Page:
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Rita M. Baranoski, former secretary who worked at Bethlehem Steel during World War II, dies

Rita M. Baranoski, former secretary who worked at Bethlehem Steel during World War II, dies
Rita M. Baranoski was a lifelong Canton resident who had worked at Bethlehem Steel during World War II. (Handout)

Rita Mary Baranoski, a retired secretary and Canton resident, died Sept. 5 from pneumonia at Jacobs Well Assisted Living in Bel Air. She was 95.

She was born and raised in Canton, the daughter of Frank Baranoski, a Bethlehem Steel Co. shipyard pipefitter, and Matilda Baranoski, a homemaker and cannery worker.

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Miss Baranoski had resided 93 years in a South Lakewood Avenue rowhouse whose brickwork had been done by a cousin. She lived the past two years at the Bel Air assisted-living facility.

She was a graduate of local parochial schools and at age 16 went to work as a nurse’s assistant at what was then the University of Maryland Hospital.

“She worked seven days a week and was paid $10 for cleaning bedpans and bathing children,” said a nephew, Joseph Baranoski of Churchville.

During World War II, she worked as a secretary at Bethlehem Steel. Then, from 1955 until retiring in 1985, she was a secretary at Wyeth Laboratories Inc. in Baltimore.

Her nephew said that she was gifted with a marvelous memory and could recall the names and addresses of 45 people in her eighth-grade class photo. She also remembered the first time she saw two automobiles parked on her street, and the cost of ice from the ice man — “a nickel or 10 cents for a block,” he said. He said she also recalled the Pennsylvania Railroad train that chugged down her street, and having to use an outhouse behind her home when growing up.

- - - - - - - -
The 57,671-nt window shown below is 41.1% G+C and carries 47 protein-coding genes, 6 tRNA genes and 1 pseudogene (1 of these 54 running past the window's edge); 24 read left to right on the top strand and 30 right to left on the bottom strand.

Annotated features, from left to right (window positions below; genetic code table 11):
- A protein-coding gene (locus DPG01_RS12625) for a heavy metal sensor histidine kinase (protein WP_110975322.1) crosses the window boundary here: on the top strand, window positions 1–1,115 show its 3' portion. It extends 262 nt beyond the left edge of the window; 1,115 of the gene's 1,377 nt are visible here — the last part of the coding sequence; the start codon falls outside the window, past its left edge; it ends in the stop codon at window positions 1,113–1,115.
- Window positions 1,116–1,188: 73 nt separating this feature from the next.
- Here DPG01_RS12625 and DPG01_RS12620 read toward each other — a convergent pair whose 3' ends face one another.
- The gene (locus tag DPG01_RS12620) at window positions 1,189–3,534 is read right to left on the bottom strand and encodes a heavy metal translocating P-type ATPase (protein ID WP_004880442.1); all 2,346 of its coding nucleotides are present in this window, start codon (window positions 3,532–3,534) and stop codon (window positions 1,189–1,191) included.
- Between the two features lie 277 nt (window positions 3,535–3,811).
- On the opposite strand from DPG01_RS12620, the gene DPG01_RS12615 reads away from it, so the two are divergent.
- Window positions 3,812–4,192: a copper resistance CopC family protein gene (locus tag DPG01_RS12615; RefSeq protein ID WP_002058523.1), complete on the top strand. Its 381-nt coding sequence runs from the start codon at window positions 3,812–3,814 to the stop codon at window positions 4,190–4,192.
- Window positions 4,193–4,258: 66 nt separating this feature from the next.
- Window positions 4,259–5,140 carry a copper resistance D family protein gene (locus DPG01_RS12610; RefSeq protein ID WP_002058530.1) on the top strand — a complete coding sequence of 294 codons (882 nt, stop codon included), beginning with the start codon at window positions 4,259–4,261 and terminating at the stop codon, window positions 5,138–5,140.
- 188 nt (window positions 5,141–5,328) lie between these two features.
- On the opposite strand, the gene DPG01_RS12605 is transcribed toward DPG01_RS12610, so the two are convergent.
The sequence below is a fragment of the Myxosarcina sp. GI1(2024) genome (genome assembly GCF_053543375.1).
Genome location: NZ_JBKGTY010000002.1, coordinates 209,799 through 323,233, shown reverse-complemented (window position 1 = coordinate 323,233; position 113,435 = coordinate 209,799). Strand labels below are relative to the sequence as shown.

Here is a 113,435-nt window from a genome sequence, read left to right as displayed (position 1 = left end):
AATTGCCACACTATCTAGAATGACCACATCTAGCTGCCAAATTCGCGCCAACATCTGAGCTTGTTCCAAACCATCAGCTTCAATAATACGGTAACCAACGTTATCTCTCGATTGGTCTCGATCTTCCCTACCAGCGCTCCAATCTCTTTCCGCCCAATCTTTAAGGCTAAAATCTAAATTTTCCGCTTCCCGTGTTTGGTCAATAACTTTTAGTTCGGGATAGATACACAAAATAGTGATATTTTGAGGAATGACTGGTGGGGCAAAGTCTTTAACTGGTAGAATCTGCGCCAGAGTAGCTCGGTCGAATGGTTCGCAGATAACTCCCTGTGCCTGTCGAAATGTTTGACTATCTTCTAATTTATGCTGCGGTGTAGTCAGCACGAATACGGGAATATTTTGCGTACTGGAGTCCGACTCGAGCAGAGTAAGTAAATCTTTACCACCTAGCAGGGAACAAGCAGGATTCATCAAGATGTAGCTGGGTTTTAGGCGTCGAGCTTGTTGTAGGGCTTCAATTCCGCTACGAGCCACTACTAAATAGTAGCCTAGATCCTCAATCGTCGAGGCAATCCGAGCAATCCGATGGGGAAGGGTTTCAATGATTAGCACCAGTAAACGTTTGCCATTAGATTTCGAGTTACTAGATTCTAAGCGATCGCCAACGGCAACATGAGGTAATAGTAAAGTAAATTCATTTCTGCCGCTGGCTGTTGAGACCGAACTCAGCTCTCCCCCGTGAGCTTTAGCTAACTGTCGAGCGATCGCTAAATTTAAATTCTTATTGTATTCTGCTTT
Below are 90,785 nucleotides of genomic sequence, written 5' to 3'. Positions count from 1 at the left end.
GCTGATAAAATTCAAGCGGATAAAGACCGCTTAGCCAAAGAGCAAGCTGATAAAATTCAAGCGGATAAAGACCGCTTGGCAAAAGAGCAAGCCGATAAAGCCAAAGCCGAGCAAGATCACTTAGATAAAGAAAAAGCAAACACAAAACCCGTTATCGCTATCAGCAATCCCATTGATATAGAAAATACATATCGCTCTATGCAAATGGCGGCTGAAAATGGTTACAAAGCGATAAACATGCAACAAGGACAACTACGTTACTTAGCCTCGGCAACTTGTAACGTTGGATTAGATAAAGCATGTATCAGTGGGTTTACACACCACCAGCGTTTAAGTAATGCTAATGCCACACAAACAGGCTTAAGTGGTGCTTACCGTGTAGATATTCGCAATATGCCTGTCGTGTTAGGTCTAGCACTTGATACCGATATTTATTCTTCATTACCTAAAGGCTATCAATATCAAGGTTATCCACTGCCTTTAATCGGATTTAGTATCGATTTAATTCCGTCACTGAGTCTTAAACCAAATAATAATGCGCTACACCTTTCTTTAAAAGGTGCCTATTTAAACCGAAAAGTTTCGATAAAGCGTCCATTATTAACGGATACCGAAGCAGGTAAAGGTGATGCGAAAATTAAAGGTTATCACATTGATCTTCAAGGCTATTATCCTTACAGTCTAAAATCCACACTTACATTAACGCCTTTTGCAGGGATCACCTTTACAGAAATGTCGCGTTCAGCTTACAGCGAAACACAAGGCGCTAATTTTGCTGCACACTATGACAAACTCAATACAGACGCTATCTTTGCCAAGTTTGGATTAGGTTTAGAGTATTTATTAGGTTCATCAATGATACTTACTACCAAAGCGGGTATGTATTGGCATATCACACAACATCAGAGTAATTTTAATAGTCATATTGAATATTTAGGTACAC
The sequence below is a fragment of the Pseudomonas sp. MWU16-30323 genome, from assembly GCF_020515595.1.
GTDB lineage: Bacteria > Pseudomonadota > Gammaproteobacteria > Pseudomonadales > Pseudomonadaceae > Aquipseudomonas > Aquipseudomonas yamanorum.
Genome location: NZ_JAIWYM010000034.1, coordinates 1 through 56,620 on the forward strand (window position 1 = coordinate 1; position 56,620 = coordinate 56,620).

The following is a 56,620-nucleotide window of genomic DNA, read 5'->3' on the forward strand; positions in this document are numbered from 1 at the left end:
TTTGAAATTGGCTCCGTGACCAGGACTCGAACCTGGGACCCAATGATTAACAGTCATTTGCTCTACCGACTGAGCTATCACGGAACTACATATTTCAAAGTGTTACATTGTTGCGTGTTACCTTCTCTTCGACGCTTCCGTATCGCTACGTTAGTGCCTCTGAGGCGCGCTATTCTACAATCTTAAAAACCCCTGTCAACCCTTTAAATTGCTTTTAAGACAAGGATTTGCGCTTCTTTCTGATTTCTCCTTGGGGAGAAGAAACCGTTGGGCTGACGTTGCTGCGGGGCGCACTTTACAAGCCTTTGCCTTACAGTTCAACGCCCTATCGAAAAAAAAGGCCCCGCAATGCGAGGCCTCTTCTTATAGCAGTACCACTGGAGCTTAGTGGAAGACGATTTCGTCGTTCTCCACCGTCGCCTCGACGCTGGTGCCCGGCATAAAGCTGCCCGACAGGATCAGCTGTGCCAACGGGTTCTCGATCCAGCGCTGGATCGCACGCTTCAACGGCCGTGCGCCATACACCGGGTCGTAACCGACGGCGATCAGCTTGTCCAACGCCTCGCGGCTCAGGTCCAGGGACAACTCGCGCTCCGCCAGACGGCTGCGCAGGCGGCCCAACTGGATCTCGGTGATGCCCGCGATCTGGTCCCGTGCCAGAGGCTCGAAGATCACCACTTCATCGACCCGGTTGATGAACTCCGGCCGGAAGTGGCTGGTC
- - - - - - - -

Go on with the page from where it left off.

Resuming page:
Mr. Baranoski said his aunt’s memory was a “special gift,” and added that “if she met someone once and they told her their name and birthday, she would never forget the person or their birthday.”

She lived in the family home with her sister, Veronica Baranoski, and both enjoyed traveling together across the country. Her sister died in 2011.

Miss Baranoski had been an active communicant of St. Casimir’s Roman Catholic Church, where a Mass of Christian burial was offered Sept. 15.

In addition to Mr. Baranoski, she is survived by 10 other nephews and four nieces.

— Frederick N. Rasmussen

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